2. The study’s data does not go beyond 2008, but in that year they estimate that if Fox News had not existed, the Republican vote share would have been over 6% points lower.

  3. In contrast the more left wing MSNBC was far less effective at gaining votes for Democrats.

  4. Fox News is not just setting its ideology to maximise viewers - it is much more Conservative than that. Instead it choice of ideology maximises its persuasive power.

The ‘headline figure’ of over 6% points in point (2) is an overestimate because other networks do shift their ideology to gain viewers. So if Fox News disappeared, other networks might have shifted right to capture ex-Fox viewers. But the key point is that Fox is acting in a way to maximise the propaganda power of its extremely right wing message, and it is successful in changing a significant number of voters minds. The apologist line that the media is ‘just reflecting the views of our readers/viewers’ does not hold for Fox News. In short, it is a propaganda organisation, not a ‘for profit’ news organisation. During one sample period, an analysis of the content of Fox suggested that over half the facts it reported were untrue.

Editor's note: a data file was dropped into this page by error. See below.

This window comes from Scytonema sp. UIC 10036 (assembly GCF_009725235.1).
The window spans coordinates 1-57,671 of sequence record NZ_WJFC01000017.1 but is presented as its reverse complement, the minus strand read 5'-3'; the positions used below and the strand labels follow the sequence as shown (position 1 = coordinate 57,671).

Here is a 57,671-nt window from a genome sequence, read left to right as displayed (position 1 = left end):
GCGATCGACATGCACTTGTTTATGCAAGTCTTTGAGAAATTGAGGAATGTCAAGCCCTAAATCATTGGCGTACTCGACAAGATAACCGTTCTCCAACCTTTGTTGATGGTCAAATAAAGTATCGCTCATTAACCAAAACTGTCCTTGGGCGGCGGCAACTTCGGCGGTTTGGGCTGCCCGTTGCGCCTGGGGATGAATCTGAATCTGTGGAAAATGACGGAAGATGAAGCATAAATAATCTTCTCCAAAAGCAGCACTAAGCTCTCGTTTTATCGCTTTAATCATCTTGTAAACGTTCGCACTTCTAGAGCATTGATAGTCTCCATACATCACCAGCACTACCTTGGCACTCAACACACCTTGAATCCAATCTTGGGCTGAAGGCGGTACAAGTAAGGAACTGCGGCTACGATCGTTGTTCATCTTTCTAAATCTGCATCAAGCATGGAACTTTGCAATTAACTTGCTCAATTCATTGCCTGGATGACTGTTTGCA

One of the nice things about the study is that its results are reasonably consistent with earlier work based on the initial roll out of Fox News in 1996 to 2000 (which I referenced here). That earlier analysis used a different method to identify the causal impact of Fox on voters choices, so it is good that two different methods come to similar conclusions.